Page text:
Dissent and democracy

How India’s archaic laws have a chilling effect on dissent

Citizens should no longer have to worry about being 'punished by the process' of being subjected to bad laws and the whims of poorly trained police.

In 2012, political cartoonist Aseem Trivedi was charged with sedition for uploading some of his sketches that were critical of the government. “I found a lawyer who fought my case for free,” he said, adding that fighting a criminal case can prove too expensive for an artist.

Trivedi was arrested and spent four days in custody before being granted bail. “It’s not just about how many days you spend in jail or the financial costs you have to bear,” he said. “Your voice of dissent is crushed and your work suffers. All your energy goes into fighting the case. And socially, you are branded an anti-national.”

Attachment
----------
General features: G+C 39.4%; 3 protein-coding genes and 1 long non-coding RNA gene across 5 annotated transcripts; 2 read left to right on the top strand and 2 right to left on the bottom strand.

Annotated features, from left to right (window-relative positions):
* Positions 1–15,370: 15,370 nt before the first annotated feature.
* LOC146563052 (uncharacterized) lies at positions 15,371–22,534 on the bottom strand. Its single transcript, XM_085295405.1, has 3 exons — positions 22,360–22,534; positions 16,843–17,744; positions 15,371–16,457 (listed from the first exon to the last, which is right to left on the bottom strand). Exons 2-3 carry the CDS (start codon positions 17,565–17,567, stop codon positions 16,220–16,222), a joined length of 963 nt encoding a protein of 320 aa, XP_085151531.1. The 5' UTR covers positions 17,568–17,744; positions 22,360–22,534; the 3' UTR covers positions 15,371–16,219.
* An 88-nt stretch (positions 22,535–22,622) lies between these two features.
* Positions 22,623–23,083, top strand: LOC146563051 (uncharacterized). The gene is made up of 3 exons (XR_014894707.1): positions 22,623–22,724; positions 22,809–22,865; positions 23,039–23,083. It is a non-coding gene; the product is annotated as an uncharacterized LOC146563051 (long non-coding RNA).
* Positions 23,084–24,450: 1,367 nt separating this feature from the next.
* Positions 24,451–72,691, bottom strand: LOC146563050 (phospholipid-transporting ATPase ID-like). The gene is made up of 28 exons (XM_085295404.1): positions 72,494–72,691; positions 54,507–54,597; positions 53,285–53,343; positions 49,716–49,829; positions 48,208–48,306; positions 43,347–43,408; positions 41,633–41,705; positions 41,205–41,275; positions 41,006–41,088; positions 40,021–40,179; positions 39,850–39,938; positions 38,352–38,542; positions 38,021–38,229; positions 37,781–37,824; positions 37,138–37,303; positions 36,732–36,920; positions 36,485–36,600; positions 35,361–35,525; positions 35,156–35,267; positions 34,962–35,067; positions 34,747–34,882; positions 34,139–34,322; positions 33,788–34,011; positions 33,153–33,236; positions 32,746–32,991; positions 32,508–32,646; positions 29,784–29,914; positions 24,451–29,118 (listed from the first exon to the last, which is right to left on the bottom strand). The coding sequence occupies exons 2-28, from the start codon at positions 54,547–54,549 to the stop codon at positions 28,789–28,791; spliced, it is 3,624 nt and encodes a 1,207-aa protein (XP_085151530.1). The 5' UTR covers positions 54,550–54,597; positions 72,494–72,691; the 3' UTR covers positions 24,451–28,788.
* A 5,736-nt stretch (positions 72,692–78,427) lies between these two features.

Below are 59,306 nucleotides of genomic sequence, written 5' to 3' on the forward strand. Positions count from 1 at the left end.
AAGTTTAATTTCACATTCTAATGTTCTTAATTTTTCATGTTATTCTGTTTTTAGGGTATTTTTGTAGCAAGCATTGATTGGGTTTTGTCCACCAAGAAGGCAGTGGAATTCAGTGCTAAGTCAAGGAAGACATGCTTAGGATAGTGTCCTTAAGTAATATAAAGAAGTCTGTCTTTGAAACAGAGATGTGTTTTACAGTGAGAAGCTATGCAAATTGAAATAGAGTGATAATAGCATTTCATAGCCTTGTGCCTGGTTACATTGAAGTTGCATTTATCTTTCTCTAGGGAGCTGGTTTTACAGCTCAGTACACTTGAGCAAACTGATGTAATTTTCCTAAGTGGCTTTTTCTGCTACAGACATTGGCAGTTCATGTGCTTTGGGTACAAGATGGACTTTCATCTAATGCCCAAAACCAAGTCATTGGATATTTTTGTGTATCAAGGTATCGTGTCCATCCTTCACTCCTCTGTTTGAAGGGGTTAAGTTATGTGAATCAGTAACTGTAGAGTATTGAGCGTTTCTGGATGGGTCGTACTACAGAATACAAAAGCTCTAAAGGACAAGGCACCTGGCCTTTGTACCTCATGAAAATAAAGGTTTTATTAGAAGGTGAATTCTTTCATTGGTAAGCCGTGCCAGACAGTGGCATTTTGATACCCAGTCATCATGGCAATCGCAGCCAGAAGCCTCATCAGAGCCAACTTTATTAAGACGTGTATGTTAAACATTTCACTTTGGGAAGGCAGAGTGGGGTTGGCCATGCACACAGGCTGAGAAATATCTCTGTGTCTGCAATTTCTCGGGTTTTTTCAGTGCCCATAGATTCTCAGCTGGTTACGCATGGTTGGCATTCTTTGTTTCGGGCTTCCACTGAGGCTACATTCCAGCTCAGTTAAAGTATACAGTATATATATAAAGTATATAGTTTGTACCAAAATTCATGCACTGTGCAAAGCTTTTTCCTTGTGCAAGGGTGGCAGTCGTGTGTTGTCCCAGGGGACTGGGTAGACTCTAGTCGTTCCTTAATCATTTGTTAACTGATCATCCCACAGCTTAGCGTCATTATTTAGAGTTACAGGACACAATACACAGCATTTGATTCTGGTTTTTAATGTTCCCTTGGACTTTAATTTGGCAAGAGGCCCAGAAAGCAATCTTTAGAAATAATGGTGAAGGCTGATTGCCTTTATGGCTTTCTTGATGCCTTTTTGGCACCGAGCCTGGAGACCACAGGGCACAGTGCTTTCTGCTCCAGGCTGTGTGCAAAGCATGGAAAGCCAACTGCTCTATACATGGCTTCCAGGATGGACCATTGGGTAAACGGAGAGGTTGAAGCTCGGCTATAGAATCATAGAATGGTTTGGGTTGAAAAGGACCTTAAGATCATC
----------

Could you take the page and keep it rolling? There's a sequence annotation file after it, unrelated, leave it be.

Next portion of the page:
India has a long list of overbroad and vague laws restricting free speech that have proved susceptible to abuse, as documented in a new report by Human Rights Watch. These laws include sedition, criminal defamation, hate speech, hurting religious sentiments, contempt of court, the Official Secrets Act, and the Information Technology Act.

The country’s authorities routinely use these laws to punish and silence critics, resulting in a chilling effect on dissent. Journalists, activists and artists remain especially vulnerable, as they attempt to speak truth to power.

Awaiting bail

Many of these laws constitute cognisable offences, meaning the police can arrest the accused without a warrant. The majority are also non-bailable, thus leaving the question of bail to the discretion of the court.